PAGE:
- 25 updates
Boris Johnson defended his Cycle Superhighways, but also said he was not against banning lorries during peak hours. During a rather tense Mayor's Question Time, the Mayor said he 'bitterly regretted' the recent deaths but insisted cycling in the capital was safer than in previous years.
Our Political Correspondent Simon Harris reports.
One Londoner tweeted this picture of another challenge facing cyclists. A puddle, over 7 centimetres deep in one of the capital's Cycle Superhighways.
Green Party Assembly Member, Baroness Jones, became embroiled in a row with Boris Johnson at Mayor's Question Time after telling him to "apologise to Londoners" for his record on cycling safety, and his "flawed and dangerous (cycling) policies".
Boris Johnson says he is not against the idea of a lorry ban at rush hour. The Mayor says 2 out of 14 recent deaths were during the morning peak. But Boris warns a rush hour ban would risk a "great glut of lorries" the minute the peak was over.
The Liberal Democrat's Caroline Pidgeon questions why it took 18 months to build a cycle lane. Boris Johnson replies we have "shifted heaven and earth to get these things installed". Caroline Pidgeon says it's "not fast enough", adding:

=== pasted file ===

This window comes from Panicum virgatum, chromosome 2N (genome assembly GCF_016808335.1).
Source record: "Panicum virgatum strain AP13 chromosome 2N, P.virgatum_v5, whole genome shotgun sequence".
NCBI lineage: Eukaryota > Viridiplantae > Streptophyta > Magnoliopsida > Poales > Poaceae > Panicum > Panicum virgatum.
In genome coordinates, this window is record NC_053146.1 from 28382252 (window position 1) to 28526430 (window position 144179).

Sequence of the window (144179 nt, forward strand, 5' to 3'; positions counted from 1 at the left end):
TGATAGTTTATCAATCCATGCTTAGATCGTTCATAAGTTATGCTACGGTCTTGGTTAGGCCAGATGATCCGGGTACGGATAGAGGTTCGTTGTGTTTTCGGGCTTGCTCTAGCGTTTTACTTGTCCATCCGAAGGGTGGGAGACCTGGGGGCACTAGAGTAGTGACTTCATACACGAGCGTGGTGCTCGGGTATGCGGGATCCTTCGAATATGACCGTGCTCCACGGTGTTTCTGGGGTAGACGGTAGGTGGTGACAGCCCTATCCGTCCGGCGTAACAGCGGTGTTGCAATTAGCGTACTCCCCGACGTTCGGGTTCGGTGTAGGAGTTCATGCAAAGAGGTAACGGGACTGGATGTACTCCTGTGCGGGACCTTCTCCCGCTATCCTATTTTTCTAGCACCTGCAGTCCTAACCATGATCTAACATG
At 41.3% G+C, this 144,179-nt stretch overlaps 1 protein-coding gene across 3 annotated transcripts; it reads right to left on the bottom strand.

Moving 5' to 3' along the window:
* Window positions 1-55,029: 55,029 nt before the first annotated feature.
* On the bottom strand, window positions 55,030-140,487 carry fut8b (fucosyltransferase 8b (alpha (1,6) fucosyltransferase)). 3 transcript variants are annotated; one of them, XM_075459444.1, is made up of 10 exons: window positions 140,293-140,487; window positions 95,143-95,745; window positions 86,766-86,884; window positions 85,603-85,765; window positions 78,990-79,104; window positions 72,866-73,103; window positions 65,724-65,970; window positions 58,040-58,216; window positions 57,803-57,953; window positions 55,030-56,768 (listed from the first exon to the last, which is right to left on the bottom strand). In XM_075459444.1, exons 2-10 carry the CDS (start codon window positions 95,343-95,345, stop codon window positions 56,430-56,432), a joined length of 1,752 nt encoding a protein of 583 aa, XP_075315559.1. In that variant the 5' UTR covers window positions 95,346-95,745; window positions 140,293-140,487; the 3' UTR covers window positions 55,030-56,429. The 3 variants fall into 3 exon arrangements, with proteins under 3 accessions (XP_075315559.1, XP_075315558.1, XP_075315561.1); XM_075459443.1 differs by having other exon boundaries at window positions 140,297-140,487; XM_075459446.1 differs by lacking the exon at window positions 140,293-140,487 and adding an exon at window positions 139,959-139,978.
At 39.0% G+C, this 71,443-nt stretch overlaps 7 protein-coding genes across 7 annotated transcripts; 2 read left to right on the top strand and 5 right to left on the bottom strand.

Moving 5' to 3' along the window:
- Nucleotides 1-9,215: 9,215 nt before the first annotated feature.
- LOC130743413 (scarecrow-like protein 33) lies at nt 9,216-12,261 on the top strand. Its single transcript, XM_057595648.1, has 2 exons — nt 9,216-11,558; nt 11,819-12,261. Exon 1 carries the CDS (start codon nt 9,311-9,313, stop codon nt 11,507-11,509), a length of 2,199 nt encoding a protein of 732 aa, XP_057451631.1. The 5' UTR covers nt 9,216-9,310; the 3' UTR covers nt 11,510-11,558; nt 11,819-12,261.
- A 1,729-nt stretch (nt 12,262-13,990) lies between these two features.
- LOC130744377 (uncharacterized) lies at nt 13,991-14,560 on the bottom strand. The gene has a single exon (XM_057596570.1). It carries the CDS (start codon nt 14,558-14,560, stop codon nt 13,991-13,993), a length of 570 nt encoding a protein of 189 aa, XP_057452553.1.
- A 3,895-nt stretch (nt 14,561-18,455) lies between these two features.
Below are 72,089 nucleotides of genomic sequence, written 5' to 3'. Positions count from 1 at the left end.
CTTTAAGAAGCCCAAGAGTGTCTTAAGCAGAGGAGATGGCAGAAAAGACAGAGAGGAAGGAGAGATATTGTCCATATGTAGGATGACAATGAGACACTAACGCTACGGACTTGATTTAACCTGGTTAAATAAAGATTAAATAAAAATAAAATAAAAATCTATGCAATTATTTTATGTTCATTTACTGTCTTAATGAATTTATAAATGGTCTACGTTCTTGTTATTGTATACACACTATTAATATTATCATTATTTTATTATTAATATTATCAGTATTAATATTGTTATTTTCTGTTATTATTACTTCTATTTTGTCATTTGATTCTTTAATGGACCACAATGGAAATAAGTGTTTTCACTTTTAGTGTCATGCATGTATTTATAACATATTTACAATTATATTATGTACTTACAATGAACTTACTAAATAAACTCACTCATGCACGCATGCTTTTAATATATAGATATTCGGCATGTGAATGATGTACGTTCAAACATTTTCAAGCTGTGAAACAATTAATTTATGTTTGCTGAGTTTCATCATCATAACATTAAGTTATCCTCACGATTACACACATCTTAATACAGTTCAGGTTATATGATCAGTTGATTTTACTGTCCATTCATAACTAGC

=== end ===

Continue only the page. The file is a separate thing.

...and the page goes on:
Mayor Boris Johnson is facing questions from the London Assembly about the spate of cycle deaths. He repeats the line that overall the number of fatalities is declining, saying:
Olympic cycling champion Chris Boardman has ridden to the defence of Boris Johnson over cycling safety.
Chris Boardman, who is British Cycling's policy adviser, said:
"I don't want to join in with this 'Boris bashing'. Boris is the only person who had the guts to do something about cycling in London. Boris said he was actually going to put money into cycling in the capital. He appointed Andrew Gilligan as cycling commissioner.
"I have a lot of time for Boris and Andrew. Boris has a really tough job. Cyclists are vulnerable and it's tough cycling round the capital. All road-users must obey the rules of the road. It makes me mad to see cyclists behaving badly on the road."
Boris Johnson has waded into the debate about cycling deaths - calling for headphones to be banned. Boris Johnson said those who ride while listening to music were an 'absolute scourge'. But it's not yet clear whether the Mayor actually has the power to enforce a ban, as Luke Farrington reports.
Martin Webb Whats the difference in a car driver blaring out music then? They can't hear other traffic either, but that's ok is it?
David Cavanagh while we are at it, ban all car users throwing out load music in their cars, its disturbing and not wanted on our streets.
Robert Dallenger Finally Boris says something I agree with, but the headphone ban shouldn't be just for cyclists, it should be for ALL road users.
The Transport Committee wants to hear views on:
- Whether cycling is safe, particularly in towns and cities
- What central and local Government could do to improve cycling safety
- Ideas could include better training and advice for drivers and cyclists, better enforcement of the law applying to drivers and cyclists, and better vehicle and road infrastructure
- Whether it would be feasible to segregate cyclists from other road users